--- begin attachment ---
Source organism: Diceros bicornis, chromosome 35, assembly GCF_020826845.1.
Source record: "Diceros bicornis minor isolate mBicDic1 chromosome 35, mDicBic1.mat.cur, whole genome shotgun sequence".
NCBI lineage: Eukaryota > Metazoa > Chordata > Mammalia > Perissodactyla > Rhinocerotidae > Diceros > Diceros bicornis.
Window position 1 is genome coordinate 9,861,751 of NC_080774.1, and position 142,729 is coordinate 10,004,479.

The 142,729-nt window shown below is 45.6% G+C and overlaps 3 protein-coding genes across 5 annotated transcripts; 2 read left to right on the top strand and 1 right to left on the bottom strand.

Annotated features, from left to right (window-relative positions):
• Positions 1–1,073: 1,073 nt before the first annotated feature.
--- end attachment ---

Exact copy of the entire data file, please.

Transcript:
Source organism: Diceros bicornis, chromosome 35, assembly GCF_020826845.1.
Source record: "Diceros bicornis minor isolate mBicDic1 chromosome 35, mDicBic1.mat.cur, whole genome shotgun sequence".
NCBI lineage: Eukaryota > Metazoa > Chordata > Mammalia > Perissodactyla > Rhinocerotidae > Diceros > Diceros bicornis.
Window position 1 is genome coordinate 9,861,751 of NC_080774.1, and position 142,729 is coordinate 10,004,479.

The 142,729-nt window shown below is 45.6% G+C and overlaps 3 protein-coding genes across 5 annotated transcripts; 2 read left to right on the top strand and 1 right to left on the bottom strand.

Annotated features, from left to right (window-relative positions):
• Positions 1–1,073: 1,073 nt before the first annotated feature.